For inhibiting the formation of low-molecular-weight TFE polymers impairing the homogeneity of stretched materials and obtaining PTFE products low in SSG and high in [S2/S1] ratio, it is preferred that the addition of either the oxidizing agent or the reducing agent, preferably the oxidizing agent, in the redox polymerization initiator system be discontinued during polymerization preferably at the time of point prior to arrival of the conversion at 50% by mass, more preferably 30% by mass, of the whole amount of TFE to be consumed in the polymerization reaction.

When such a redox system polymerization initiator as mentioned above is used, the polymerization reaction is preferably carried out at such a relatively low temperature as 50 to 70 C., more preferably 50 to 65 C., so that the formation of low-molecular-weight TFE polymers impairing the homogeneity of stretched materials may be inhibited and TFE products low in SSG and high in [S2/S1] ratio may be obtained.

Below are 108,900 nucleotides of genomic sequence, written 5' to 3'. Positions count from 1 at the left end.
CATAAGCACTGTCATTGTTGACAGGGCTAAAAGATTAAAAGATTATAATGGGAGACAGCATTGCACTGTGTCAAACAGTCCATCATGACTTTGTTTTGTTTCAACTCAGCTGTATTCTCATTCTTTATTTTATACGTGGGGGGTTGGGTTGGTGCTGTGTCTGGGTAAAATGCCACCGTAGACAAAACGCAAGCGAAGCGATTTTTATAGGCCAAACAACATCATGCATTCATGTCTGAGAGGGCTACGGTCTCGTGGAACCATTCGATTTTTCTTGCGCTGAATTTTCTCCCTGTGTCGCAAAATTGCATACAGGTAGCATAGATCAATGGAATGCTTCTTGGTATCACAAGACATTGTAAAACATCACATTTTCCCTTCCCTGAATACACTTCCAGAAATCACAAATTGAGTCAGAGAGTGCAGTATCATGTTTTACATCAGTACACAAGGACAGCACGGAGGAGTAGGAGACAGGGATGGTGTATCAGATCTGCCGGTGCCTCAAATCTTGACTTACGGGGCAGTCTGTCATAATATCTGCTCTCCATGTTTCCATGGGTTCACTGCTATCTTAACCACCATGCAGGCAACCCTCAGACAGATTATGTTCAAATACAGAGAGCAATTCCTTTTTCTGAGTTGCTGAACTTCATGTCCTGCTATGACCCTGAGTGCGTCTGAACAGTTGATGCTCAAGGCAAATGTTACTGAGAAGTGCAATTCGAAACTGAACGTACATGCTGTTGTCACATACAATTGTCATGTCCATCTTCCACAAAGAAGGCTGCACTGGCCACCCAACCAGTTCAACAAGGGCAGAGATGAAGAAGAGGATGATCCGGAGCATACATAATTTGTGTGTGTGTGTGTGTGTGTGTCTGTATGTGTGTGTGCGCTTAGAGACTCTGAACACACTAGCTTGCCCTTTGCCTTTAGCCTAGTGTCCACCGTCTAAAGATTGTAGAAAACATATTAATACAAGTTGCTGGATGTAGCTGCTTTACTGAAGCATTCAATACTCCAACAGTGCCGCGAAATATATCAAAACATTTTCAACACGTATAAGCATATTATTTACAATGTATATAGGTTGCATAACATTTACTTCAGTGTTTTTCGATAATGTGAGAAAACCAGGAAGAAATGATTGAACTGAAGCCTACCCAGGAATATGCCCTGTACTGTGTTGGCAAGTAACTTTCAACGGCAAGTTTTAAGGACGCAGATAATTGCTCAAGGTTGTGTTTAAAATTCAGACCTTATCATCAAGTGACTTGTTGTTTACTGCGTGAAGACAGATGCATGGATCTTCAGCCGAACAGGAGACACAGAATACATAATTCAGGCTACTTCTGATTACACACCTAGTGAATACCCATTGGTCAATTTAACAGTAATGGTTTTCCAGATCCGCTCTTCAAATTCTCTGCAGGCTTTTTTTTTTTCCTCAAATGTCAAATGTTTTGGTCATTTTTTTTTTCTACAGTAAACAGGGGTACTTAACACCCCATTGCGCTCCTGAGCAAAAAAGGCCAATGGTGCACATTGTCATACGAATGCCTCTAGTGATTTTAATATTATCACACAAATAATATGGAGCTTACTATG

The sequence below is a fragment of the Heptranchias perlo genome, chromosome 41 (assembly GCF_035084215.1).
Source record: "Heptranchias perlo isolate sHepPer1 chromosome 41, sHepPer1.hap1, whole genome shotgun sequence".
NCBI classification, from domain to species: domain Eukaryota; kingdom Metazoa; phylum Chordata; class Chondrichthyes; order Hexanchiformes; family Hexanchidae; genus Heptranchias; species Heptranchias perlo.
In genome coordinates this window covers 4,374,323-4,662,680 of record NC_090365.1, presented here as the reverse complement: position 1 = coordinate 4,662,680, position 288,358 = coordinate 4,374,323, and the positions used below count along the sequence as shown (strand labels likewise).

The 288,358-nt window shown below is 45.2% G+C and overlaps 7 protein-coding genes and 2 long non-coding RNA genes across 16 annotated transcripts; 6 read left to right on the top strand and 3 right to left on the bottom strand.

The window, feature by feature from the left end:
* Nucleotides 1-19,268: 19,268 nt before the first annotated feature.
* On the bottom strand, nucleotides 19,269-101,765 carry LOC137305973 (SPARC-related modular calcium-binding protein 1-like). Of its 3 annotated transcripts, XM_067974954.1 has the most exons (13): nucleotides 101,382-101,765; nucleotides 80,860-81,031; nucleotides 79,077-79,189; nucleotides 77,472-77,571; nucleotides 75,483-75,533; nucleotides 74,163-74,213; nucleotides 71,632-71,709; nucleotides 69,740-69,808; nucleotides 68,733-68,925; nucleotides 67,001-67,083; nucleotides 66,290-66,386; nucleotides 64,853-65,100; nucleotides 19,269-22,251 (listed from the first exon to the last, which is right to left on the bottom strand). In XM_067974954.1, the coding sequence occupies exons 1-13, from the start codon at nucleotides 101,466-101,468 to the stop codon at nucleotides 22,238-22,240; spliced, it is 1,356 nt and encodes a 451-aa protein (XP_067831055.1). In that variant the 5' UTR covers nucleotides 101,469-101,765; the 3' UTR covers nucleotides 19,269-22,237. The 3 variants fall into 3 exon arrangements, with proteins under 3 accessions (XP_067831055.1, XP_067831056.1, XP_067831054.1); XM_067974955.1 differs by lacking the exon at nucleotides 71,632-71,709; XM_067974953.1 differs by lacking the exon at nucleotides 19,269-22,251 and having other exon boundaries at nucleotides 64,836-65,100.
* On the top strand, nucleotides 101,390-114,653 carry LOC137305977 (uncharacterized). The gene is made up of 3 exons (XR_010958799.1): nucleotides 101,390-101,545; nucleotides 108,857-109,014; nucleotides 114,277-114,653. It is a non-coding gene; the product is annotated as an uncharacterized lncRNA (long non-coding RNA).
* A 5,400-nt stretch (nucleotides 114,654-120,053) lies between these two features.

The above-mentioned emulsion polymerization is preferably carried out in the presence of one or more stabilizing agents.

Preferred as the stabilizing agent are paraffin waxes, fluorinated oils, fluorinated compounds and silicone oils, among others. Paraffin waxes are more preferred among them.

As for the paraffin waxes, those having a melting point of 40 to 65 C. are preferred, and those having melting point of 50 to 65 C. are more preferred.

The paraffin wax or waxes are preferably used in an amount corresponding to 0.1 to 12% by mass, more preferably 0.1 to 8% by mass, of the aqueous medium.